01 October 2012

Paquetá Island

Once upon a time, Mark and I were frequent travelers, but for the past six months we have rarely ventured farther than the closest supermarket. Maybe it was encroaching age that was at last taking a toll. Maybe we were feeling that by living in Búzios we were already at the destination. And we sure don't have any business reason for going anywhere anymore. So why subject ourselves to all that airport unpleasantness and all that road rage? Last week, though, we decided to scratch the one little travel itch we have felt of late. We took advantage of a long overdue resupply and stock-up visit to Rio (two and a half hours to our west) to make a day excursion to a tiny little island called Paquetá up near the northern shores of Guanabara Bay. Paquetá is nowhere near as close to the consciousness of Rio residents as, say, Staten Island is to the consciousness of Manhattan residents. Still, there is something provocative in the mere anomalousness of this little dot on the waters. So we went.

And you know what turned out to be really really nice? The ride out and the ride back. Now I had my share of Staten Island Ferry dates back in my college days, especially when the ferry ride cost a mere nickel and my dates, also students, were badly strapped for cash. The late-night trip to Staten Island and back is fabulous. But this Paquetá ride? You pass right alongside the strangely greenish wedding cake architecture on the so-called Fiscal Island. You pass under the monumental Rio-Niteroí bridge. You thread between hulking containerships waiting to load and unload cargo at the port of Caju. And if you return, as we did, to downtown Rio at dusk, take care, because your heart just might soar. Dusk turns to sunset and then dark. The lights of the business district are all atwinkle, the Christ Redeemer Statue atop Corcovado is ablaze, Sugarloaf is alight, the brightly-lighted ferries to and from Niteroí cross back and forth in front of you, aircraft comes in to Santos Dumont Airport so close that you can smell the jet fuel. Spectacular.

A scorching 45 C in Rio (113 F!)
And our day on the island? It can't be held against Paquetá that we visited on what was reportedly the hottest day of the year here in southeastern Brazil. After all, who would even suspect that you would have something called "the hottest day of the year" in winter? We ended up spending most of our time in the garden of the Casa de Artes drinking bottled water in the shade and sucking on olives and mopping our brows. That had not been our original plan. We had planned to take full advantage of this car-free island and rent bikes to go exploring. But the people who did rent bikes also wound up in the garden of the Casa de Artes and they drank more water than we did.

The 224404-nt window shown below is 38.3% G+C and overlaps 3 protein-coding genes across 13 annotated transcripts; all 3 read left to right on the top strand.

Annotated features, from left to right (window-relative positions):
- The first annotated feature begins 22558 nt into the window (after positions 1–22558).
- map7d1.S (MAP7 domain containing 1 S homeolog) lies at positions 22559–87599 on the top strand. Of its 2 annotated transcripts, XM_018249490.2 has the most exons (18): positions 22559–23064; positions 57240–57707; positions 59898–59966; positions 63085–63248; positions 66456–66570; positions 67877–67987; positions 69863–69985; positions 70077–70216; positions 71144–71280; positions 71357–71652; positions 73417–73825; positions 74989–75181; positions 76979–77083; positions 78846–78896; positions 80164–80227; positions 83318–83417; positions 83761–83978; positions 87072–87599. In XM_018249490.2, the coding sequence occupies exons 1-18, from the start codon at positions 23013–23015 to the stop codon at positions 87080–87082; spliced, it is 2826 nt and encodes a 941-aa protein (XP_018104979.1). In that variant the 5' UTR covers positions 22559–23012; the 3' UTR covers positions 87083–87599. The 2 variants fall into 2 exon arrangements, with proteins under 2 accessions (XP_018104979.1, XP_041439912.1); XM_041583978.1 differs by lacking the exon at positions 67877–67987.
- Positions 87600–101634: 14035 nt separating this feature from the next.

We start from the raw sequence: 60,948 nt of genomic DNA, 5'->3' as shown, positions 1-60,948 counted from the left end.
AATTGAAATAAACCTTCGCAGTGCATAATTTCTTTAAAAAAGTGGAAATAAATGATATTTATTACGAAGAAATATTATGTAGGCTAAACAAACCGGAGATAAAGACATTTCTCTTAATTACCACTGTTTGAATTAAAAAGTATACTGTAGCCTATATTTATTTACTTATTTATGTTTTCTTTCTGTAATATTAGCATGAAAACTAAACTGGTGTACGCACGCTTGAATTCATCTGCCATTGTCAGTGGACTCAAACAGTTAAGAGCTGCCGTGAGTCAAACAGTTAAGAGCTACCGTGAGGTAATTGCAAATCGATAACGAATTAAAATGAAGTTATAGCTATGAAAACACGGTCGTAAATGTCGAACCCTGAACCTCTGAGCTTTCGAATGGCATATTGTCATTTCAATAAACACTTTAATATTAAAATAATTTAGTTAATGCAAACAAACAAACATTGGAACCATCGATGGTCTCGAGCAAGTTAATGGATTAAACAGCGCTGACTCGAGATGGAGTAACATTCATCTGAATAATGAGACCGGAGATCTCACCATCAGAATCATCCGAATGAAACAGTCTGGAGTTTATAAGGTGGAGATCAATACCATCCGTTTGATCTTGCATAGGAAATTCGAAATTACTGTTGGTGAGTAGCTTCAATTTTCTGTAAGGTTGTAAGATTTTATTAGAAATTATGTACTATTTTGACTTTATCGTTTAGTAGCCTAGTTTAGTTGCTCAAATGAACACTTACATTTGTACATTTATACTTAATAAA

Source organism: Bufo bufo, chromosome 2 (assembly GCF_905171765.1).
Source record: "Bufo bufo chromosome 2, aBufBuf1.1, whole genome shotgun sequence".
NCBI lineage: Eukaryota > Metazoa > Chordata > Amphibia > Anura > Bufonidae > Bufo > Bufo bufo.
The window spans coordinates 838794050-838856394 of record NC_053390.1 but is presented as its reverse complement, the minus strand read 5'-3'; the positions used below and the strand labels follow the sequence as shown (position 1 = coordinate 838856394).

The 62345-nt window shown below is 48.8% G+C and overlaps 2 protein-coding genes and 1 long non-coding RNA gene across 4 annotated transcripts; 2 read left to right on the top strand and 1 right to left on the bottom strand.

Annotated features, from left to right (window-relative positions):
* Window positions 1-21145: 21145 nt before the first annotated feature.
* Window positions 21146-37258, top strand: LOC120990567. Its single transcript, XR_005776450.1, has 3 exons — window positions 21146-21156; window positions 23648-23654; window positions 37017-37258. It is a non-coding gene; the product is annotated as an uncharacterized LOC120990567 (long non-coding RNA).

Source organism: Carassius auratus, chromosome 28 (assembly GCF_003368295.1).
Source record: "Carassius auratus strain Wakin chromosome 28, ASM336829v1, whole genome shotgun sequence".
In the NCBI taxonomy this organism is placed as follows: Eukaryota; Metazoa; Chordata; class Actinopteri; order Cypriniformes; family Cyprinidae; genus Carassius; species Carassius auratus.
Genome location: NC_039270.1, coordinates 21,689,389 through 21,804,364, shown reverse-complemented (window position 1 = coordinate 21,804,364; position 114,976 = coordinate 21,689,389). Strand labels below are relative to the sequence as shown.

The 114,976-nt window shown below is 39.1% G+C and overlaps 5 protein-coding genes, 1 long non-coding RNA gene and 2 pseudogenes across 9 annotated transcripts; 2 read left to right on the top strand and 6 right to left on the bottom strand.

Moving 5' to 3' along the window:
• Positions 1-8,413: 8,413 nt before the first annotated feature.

The invitingly shaded Casa de Artes

The famous bird cemetery on Paquetá
Toward the end of the afternoon, we took a pedal taxi (slightly motorized, actually) as far as the world's only known bird cemetery. Strange place to find oneself. We walked along a couple of the civilized-looking beaches. If they get the pollution in Guanabara Bay cleaned up in time for the Olympics in 2016, maybe people will be able to swim at them again. We looked at the pretty historic houses. We repeated over and over how smart we had been not to have packed a bag and looked for some place to check in. The lodgings on offer were grandiose in name (the Palace Hotel, the Hotel Lido) but short on comfort. The glory of this little island is that there's nothing to do there. But that's also the problem. There's nothing to do there. So what's worse? What the Americans would do with such a place at the edge of a major population center — a Travelodge here, a Starbucks there, a TGIF down the way? Or what the Brazilians do, which is nothing?

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